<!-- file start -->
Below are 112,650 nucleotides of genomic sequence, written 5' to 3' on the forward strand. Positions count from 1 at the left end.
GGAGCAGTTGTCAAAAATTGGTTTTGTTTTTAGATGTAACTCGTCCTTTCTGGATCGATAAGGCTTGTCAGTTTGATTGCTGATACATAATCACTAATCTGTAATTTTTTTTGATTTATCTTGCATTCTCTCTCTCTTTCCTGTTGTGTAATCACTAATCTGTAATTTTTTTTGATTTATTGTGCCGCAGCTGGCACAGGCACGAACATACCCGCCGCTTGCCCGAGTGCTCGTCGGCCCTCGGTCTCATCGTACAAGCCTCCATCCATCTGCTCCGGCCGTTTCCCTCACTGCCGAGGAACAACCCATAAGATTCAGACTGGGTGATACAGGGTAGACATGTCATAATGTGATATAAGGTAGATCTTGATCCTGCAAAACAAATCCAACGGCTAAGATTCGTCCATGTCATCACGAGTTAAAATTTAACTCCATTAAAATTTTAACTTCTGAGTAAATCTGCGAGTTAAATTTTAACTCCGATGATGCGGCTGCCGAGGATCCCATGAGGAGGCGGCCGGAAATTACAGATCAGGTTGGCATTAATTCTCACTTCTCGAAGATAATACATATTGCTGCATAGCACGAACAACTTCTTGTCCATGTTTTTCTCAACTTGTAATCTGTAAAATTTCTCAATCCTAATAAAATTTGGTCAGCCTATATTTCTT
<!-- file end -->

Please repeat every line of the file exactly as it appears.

Below are 112,650 nucleotides of genomic sequence, written 5' to 3' on the forward strand. Positions count from 1 at the left end.
GGAGCAGTTGTCAAAAATTGGTTTTGTTTTTAGATGTAACTCGTCCTTTCTGGATCGATAAGGCTTGTCAGTTTGATTGCTGATACATAATCACTAATCTGTAATTTTTTTTGATTTATCTTGCATTCTCTCTCTCTTTCCTGTTGTGTAATCACTAATCTGTAATTTTTTTTGATTTATTGTGCCGCAGCTGGCACAGGCACGAACATACCCGCCGCTTGCCCGAGTGCTCGTCGGCCCTCGGTCTCATCGTACAAGCCTCCATCCATCTGCTCCGGCCGTTTCCCTCACTGCCGAGGAACAACCCATAAGATTCAGACTGGGTGATACAGGGTAGACATGTCATAATGTGATATAAGGTAGATCTTGATCCTGCAAAACAAATCCAACGGCTAAGATTCGTCCATGTCATCACGAGTTAAAATTTAACTCCATTAAAATTTTAACTTCTGAGTAAATCTGCGAGTTAAATTTTAACTCCGATGATGCGGCTGCCGAGGATCCCATGAGGAGGCGGCCGGAAATTACAGATCAGGTTGGCATTAATTCTCACTTCTCGAAGATAATACATATTGCTGCATAGCACGAACAACTTCTTGTCCATGTTTTTCTCAACTTGTAATCTGTAAAATTTCTCAATCCTAATAAAATTTGGTCAGCCTATATTTCTT